3/7/08 Devotional – Psalm 11 “Should we Curse or Bless our Enemies?”

Posted: March 7, 2008 by Rick Hogaboam in Biblical Studies, Devotional, Psalms
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Psa 11:1-7

(1)  To the choirmaster. Of David. In the LORD I take refuge; how can you say to my soul, “Flee like a bird to your mountain,(2)  for behold, the wicked bend the bow; they have fitted their arrow to the string to shoot in the dark at the upright in heart;(3)  if the foundations are destroyed, what can the righteous do?”(4)  The LORD is in his holy temple; the LORD’s throne is in heaven; his eyes see, his eyelids test the children of man.(5)  The LORD tests the righteous, but his soul hates the wicked and the one who loves violence.(6)  Let him rain coals on the wicked; fire and sulfur and a scorching wind shall be the portion of their cup.(7)  For the LORD is righteous; he loves righteous deeds; the upright shall behold his face.

David is told to go hide in the caves like a little bird seeking shelter, Many think that David write this about his time while hiding from those seeking to capture him. Anyhow, David is getting sick and tired of wicked people shooting arrows at him so he declares that God hates the wicked and will rain down coals, fire, and sulfur on the wicked.

Is it okay to desire the punishment of the wicked? Well, in a way, YES, and in a way, NO. The fact is that God will avenge all wickedness. It is part of God’s restoration of all things and God doesn’t want people raping and murdering in His coming eternal city. In this sense, I am grateful that God will remove the wicked from His children.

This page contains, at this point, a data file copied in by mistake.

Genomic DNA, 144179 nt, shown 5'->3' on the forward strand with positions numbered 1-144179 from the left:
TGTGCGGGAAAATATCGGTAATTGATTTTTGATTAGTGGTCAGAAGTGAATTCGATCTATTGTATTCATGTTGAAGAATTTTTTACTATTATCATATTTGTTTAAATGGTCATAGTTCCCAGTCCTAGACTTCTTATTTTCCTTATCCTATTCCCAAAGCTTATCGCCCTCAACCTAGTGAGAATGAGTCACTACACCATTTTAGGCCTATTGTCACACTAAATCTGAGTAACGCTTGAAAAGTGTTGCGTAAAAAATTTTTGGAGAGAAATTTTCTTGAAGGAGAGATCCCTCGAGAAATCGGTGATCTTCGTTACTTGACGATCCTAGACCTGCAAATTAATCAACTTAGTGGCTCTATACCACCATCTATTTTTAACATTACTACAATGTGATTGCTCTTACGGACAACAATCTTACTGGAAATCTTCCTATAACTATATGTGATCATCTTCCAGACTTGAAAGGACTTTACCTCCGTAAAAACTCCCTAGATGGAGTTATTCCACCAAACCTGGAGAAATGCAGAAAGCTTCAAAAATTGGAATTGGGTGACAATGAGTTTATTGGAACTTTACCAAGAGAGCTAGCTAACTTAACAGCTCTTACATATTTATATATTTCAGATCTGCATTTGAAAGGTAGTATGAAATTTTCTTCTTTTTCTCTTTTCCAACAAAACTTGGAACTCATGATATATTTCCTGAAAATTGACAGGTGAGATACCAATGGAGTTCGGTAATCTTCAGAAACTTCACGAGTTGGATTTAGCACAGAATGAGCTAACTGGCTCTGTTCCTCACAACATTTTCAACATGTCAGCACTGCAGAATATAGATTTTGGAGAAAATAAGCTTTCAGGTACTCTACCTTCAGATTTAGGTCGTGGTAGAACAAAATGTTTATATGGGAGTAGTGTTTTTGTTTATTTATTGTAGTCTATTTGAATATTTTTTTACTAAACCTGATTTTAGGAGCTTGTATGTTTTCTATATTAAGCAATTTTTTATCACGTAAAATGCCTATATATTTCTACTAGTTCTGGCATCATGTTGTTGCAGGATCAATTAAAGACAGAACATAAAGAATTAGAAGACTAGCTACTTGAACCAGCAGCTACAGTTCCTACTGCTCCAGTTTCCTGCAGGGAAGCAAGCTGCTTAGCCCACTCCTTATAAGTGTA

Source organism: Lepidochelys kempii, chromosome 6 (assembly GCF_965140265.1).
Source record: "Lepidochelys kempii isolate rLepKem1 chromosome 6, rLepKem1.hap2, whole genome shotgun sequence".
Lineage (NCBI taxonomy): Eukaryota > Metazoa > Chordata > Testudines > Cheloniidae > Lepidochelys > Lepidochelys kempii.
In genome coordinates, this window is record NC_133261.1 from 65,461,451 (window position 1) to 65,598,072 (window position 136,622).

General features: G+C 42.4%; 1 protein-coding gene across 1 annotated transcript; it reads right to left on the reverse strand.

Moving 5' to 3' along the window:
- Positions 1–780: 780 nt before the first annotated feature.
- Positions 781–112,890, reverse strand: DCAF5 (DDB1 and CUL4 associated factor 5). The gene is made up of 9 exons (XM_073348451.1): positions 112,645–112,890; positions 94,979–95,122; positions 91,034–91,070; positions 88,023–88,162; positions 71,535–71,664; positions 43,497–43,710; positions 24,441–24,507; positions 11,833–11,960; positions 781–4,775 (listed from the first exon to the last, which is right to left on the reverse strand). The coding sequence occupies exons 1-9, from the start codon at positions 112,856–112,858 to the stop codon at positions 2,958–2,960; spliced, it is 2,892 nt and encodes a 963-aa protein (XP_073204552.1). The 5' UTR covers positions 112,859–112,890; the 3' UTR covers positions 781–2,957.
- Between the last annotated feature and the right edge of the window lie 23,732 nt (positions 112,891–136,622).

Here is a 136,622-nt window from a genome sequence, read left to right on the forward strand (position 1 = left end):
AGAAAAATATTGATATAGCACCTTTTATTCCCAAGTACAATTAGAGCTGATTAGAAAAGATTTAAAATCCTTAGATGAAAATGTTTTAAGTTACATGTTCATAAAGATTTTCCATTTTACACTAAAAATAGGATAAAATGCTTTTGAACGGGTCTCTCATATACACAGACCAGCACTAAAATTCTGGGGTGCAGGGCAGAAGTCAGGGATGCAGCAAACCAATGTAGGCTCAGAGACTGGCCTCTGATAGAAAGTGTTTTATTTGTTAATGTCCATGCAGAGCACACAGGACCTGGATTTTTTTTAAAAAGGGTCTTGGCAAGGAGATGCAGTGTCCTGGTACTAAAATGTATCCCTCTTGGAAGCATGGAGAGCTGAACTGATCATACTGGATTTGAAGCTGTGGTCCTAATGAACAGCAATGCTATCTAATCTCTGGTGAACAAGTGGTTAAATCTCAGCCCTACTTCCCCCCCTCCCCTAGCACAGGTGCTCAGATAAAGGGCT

However, even Jesus, while on the cross, didn’t curse his tormentors. Jesus actually prayed for their forgiveness. This is the same model that Jesus taught us as well. We are told to love our enemies, to pray for them. In the Old Testament, God worked through a particular nation, Israel, and warfare was a demonstration of God’s commitment to His peculiar people. It was right to desire and expect the destruction of the enemy. At the same time, God did desire to use Israel to be a light and blessing for all other nations. Israel failed in this task. I can think of Jonah and how reluctant he was to go to Nineveh. He didn’t want God to show mercy to anyone else, so it took a whale to get Jonah to Nineveh.

In this New Covenant, God no longer favors a particular nation or ethnic group of people. We are not to extend God’s kingdom through the sword of metal, but rather through the sword of the Spirit, which is the word of God. Our warfare is against demons and evil spirits that seek to wreak havoc. God’s kingdom is advanced through winning souls, not by killing souls. There does remain a final judgment, but we are told that God is postponing His judgment because He is not willing that any perish. He is giving people time. We should treat our enemies with love and pray for their souls. If even we are tortured for our faith and sent to a painful death, the last words from our mouths should be, “Father, forgive them”.


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